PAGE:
Somehow ghastly yet emminently practical — an experiment to see how long cadaver lungs can be kept viable future transplantation.
These two images “The First Attempt to Treat Cancer with X-Rays” and “Insertion of a Tube” were painted by Georges Chicotot, doctor, and one of the world’s first specialists in radiology. They are on display at he Musee de l’Assistance Publique, Hopitaux de Paris.
We can’t just get enough of those Naughty, Naughty Roentgen Rays. The above commercial, from 1930s Germany, nicely illustrates the fears (and titillation) surrounding Dr. Roentgen’s invention, then goes on to assure the modern woman that rumors of “Roentgetn glasses,” been true, she would be well served by the elegance of contemporary Felina lingerie.
And these fears were real enough to sustain a brief market in anti-voyeueristic dress manufacture as evidenced by this ad from 1896 for “the perfect dress interlining.”
And from the blog Glamor Daze we some American footage from the 1940s that reminds us of that X-rays had much to recommend them to foot fetishists too who might have enjoyed hanging around shoe stores where X-ray scanners were kept around to aid in fitting and attract curious consumers.
Finally, a bit of verse, also penned by Lawrence K. Russel and published by Life Magazine in 1896:
She is so tall, so slender; and her bones– Those frail phosphates, those carbonates of lime– Are well produced by cathode rays sublime; By oscillations, amperes and by ohms, Her dorsal vertebrae are no concealed By epidermis, but are well revealed.
Around her ribs, those beauteous twenty-four, Her flesh a halo makes, misty in lime, Her noseless, eyeless face looks into mine, And I but whisper, “Sweetheart, je t’adore.” Her white and gleaming teeth at me do laugh, Ah! lovely, cruel, sweet cathodagraph!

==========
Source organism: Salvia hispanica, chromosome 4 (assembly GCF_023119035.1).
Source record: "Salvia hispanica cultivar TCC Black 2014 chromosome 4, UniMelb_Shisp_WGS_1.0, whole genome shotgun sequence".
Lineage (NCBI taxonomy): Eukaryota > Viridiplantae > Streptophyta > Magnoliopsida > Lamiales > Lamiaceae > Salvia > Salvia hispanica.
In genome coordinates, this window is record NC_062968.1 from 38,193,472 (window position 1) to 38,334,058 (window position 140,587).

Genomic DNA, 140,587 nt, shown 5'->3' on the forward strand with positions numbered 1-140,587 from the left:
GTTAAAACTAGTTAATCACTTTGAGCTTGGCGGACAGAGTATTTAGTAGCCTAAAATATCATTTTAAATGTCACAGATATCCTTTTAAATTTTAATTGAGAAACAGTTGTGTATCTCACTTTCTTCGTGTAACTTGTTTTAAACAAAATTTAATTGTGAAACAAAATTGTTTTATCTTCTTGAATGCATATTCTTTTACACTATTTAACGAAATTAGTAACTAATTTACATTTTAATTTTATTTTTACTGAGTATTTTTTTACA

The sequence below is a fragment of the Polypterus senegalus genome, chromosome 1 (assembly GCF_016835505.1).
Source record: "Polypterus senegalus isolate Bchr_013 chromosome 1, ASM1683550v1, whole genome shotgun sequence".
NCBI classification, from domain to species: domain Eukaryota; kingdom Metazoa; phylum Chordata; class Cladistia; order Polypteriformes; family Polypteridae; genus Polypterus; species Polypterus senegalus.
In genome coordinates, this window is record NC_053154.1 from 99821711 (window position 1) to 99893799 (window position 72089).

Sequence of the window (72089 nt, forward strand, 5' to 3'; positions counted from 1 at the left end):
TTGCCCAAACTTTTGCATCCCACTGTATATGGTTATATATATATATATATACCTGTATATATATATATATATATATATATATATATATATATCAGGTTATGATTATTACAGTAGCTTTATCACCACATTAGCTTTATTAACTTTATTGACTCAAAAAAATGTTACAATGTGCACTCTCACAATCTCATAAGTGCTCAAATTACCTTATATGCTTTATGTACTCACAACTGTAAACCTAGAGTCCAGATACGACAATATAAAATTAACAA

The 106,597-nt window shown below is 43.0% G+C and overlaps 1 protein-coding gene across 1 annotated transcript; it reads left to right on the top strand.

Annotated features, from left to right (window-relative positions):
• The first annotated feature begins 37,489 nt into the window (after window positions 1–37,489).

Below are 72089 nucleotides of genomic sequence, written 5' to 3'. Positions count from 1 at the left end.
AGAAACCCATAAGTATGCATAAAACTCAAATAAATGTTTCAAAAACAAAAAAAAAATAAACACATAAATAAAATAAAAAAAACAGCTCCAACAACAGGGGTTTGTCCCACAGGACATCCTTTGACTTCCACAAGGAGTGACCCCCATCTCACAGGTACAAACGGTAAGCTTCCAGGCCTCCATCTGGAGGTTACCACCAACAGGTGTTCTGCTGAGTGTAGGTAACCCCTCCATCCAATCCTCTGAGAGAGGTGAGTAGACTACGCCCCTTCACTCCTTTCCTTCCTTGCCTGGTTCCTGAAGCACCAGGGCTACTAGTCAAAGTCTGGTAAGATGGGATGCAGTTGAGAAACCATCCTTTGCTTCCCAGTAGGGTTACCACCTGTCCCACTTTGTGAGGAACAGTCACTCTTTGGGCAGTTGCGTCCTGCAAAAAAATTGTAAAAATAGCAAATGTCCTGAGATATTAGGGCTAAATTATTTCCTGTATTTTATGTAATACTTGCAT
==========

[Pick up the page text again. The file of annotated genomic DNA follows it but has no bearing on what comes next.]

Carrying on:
Some days your nerve feel numbered.
A hand exerciser.
Equipment for studying the respiratory and cardiovascular systems.
Herbert List: “Instructive View into the Ribcage”, 1944
Electroretinogram: modern apparatus devised to measure the electric potential of the retina.
“Operating table developed by Dr. E.L. Doyen, called “Doyen’s Bed”, ancestor of all modern operating tables…”
And this is the afore-mentioend Dr. Doyen doing what he does best – tricky surgeries. In this case separating two “Hindoo twins” in 1902.
(image via elettrogenica.tumblr.com)
I’m full of daze,
Shock and amaze;
I hear they’ll gaze
Thro’ cloak and gown — and even stays,
These naughty, naughty Roentgen Rays.
This little ditty from 1896 sums up the prurient interest that Wilhelm Roentgen’s invention of X-ray technology immediately… err… “aroused.”
By the 1930s the X-ray was still exotic enough to be exploited by the pulps as a tool employed by the mad scientist in his tireless experimentation upon voluptuous semi-clad female subjects. (images via pbase.com/silverghost1951.)
The fascination lingered through the 1950s and into the 1960s as evidenced by this classic Gil Elvegren pinup “Inside Story/Overexposure” and the success of “Sea-Monkey” creator, Nazi, and mail-order huckster Harold Von Braunhut‘s naughty-minded “X-ray Specs.”
Today, of course, these salacious fantasies have been all-too graphically realized in the work of Belgian artist Wim Delvoye, whose radiographic images of various acts sex acts have been posted to death since they first appeared on the in 2001. We prefer the more evocative X-ray pinup calendar that appeared in 2010 as a promotional item for medical imaging company Eizo, and has of late been satirically recast as “The Miss TSA Calendar.”